- Twitter CEO, Jack Dorsey has issued a Statement on his personal.handle justifying why he banned President Donald Trump on his social media platform
- Some Americans supported the ban of President Trump’s Twitter account, while others believed Jack Dorsey went too far
Following the ban, the Twitter CEO explained why he had to do what he did as shares of Twitter fell after the ban of the American president.
“Just 5 CEO’s control your social voice and can mute you for saying something they don’t like.
- Jack Dorsey (Twitter)
- Susan Wojcicki (YouTube)
- Jeff Bezos (Amazon)
- Sundar Pichai (Google)
- Mark Zuckerberg (Facebook)
“Time to break up big tech monopoly.” Said @HegKong on Twitter
Social media platforms have their rules and terms which users sometimes violate knowingly or indeliberately.
Jack Dorsey’s full Statement on President Donald Trump’s ban on his platform reads:
I do not celebrate or feel pride in our having to ban @realDonaldTrump from Twitter, or how we got here. After a clear warning we’d take this action, we made a decision with the best information we had based on threats to physical safety both on and off Twitter. Was this correct?
I believe this was the right decision for Twitter. We faced an extraordinary and untenable circumstance, forcing us to focus all of our actions on public safety. Offline harm as a result of online speech is demonstrably real, and what drives our policy and enforcement above all.
That said, having to ban an account has real and significant ramifications. While there are clear and obvious exceptions, I feel a ban is a failure of ours ultimately to promote healthy conversation. And a time for us to reflect on our operations and the environment around us.
Having to take these actions fragment the public conversation. They divide us. They limit the potential for clarification, redemption, and learning. And sets a precedent I feel is dangerous: the power an individual or corporation has over a part of the global public conversation.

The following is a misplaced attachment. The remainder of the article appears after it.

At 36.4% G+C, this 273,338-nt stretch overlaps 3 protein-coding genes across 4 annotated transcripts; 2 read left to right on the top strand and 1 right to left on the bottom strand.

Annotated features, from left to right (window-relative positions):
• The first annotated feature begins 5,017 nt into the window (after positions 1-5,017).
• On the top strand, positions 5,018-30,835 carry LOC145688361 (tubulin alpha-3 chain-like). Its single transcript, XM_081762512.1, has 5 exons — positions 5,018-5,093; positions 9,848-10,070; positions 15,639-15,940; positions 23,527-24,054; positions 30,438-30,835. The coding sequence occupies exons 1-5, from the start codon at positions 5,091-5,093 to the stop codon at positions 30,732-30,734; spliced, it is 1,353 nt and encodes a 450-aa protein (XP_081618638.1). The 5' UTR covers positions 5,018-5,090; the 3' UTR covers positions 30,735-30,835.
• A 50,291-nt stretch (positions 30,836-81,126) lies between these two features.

The check and accountability on this power has always been the fact that a service like Twitter is one small part of the larger public conversation happening across the internet. If folks do not agree with our rules and enforcement, they can simply go to another internet service.
This concept was challenged last week when a number of foundational internet tool providers also decided not to host what they found dangerous. I do not believe this was coordinated. More likely: companies came to their own conclusions or were emboldened by the actions of others.
This moment in time might call for this dynamic, but over the long term it will be destructive to the noble purpose and ideals of the open internet. A company making a business decision to moderate itself is different from a government removing access, yet can feel much the same.
Yes, we all need to look critically at inconsistencies of our policy and enforcement. Yes, we need to look at how our service might incentivize distraction and harm. Yes, we need more transparency in our moderation operations. All this can’t erode a free and open global internet.
A Twitter user with the handle, @NoiseCammie posted the photo below to challenge the Twitter CEO on his double standards regarding banning the outgoing president of United States:
Snapchat has also joined the list of social media platforms that have banned President Trump.
“In the interest of public safety, and based on his attempts to spread misinformation, hate speech, and incite violence, which are clear violations of our guidelines, we have made the decision to permanently terminate his account.” Snapchat stated.